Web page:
Date of Award

Spring 2019

Document Type


Degree Name

Master of Science (MS)


Computer Science

Committee Director

Mohommed Zubair

Committee Member

Yaohang Li

Committee Member

Ravi Mukkamala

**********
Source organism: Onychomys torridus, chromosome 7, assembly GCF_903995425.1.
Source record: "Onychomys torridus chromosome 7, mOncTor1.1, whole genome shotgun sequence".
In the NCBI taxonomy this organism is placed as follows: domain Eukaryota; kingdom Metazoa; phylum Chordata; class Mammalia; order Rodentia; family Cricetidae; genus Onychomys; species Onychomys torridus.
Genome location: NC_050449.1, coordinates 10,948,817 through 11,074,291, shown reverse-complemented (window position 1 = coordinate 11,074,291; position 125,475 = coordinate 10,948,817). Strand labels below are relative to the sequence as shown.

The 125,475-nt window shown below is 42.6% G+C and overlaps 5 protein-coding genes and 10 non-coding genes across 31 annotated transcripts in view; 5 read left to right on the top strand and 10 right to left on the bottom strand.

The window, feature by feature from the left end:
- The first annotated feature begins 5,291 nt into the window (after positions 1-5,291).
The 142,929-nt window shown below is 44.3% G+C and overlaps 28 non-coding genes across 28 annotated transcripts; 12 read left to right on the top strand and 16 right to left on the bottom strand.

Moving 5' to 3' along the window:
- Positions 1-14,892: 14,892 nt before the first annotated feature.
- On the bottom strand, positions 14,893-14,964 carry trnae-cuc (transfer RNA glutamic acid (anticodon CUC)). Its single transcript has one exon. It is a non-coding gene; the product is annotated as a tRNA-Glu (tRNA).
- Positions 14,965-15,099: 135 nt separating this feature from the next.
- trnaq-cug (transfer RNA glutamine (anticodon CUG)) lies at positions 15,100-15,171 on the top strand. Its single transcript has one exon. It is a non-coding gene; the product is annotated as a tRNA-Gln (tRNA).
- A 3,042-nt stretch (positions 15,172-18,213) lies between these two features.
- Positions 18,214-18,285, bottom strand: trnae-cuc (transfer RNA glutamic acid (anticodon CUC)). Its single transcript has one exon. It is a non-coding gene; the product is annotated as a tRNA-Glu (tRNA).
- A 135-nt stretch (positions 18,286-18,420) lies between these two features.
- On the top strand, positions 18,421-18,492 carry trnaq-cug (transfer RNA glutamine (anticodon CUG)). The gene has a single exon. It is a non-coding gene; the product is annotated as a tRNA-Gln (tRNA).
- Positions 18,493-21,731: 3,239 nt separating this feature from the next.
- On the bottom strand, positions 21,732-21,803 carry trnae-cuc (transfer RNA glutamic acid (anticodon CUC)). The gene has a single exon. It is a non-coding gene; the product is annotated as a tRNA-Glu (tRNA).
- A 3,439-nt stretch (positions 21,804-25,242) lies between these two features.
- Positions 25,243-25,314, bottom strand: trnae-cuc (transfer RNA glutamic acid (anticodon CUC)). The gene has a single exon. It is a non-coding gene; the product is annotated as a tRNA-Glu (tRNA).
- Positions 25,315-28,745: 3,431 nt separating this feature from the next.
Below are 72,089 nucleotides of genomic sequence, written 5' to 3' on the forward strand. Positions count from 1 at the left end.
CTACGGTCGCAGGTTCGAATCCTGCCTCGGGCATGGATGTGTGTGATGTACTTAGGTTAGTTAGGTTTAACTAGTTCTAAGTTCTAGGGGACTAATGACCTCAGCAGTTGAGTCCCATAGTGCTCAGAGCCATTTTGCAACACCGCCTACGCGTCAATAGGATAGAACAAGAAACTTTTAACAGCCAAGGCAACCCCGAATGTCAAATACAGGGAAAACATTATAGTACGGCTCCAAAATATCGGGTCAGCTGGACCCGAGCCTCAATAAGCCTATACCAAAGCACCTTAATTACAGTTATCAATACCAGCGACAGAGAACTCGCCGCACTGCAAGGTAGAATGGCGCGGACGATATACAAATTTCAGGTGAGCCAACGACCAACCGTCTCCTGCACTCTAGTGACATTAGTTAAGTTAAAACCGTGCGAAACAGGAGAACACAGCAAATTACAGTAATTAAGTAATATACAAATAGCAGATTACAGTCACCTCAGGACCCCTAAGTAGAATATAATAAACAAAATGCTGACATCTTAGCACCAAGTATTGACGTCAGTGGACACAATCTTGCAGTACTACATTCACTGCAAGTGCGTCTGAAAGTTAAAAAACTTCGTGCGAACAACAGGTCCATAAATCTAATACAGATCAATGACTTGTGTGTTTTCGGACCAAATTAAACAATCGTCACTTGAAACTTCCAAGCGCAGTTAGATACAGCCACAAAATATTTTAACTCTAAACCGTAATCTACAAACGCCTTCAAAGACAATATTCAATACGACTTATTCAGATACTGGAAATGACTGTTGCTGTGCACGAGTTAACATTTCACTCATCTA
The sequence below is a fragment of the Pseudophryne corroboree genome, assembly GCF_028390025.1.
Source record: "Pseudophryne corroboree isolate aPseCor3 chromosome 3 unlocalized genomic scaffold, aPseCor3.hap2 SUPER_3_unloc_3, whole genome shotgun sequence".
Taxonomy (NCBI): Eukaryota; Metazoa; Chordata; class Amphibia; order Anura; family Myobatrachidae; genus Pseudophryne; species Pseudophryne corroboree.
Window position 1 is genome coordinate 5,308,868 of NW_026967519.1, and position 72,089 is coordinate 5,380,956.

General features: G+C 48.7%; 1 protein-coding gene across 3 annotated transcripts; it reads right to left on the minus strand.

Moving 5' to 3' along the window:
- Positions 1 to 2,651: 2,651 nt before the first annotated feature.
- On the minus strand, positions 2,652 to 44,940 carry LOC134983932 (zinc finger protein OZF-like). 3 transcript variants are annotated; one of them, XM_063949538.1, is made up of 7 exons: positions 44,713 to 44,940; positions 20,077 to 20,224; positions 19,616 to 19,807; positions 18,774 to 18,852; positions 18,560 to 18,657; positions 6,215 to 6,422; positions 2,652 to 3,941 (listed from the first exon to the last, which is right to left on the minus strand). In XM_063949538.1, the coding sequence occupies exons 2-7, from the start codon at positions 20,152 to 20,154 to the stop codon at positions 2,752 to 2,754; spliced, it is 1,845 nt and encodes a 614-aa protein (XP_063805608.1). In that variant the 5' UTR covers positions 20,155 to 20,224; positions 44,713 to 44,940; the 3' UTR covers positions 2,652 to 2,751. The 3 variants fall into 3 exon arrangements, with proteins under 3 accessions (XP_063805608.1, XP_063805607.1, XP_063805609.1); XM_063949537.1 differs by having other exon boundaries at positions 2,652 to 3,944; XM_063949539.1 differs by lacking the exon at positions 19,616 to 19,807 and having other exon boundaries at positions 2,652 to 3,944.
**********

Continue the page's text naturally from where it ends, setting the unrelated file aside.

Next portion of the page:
Portability, an oftentimes sought-after goal in scientific applications, confers a number of possible advantages onto computer code. Portable code will often have greater longevity, enjoy a broader ecosystem, appeal to a wider variety of application developers, and by definition will run on more systems than its pigeonholed counterpart. These advantages come at a cost, however, and a rational approach to balancing costs and benefits requires a systemic evaluation. While the benefits for each application are likely situation-dependent, the costs in terms of resources, including but not limited to time, money, computational power, and memory requirements, are quantifiable. This document will identify strategies for enhancing performance portability on a variety of platforms available to the scientific computing community which will have little or no adverse impact on alternate architectures; this is done by implementing an iterative point solver requiring a high degree of data transfer bandwidth of a type commonly used in high performance applications used for computing a solution to partial differential equations (PDEs). In this thesis, we were able to show significant speed enhancements for architectures as diverse as complex traditional Central Processing Units (CPUs), Graphical Processing Units (GPUs), and Field Programmable Gate Arrays (FPGAs). Employing generalized optimizations on a variety of development frameworks we were able to show as much as a 92.5% reduction on a pipelined architecture (FPGA) while having a negligible impact on alternate architectures, and an 88.6% reduction in execution time on a Single Instruction Multiple Data (SIMD) architecture (GPU/CPU) while also having a negligible impact on alternate architectures. By enforcing these design rules in released versions of scientific code, the code has the potential to be optimally positioned for future advancements in computing architecture as well as being performance portable among existing architectures.


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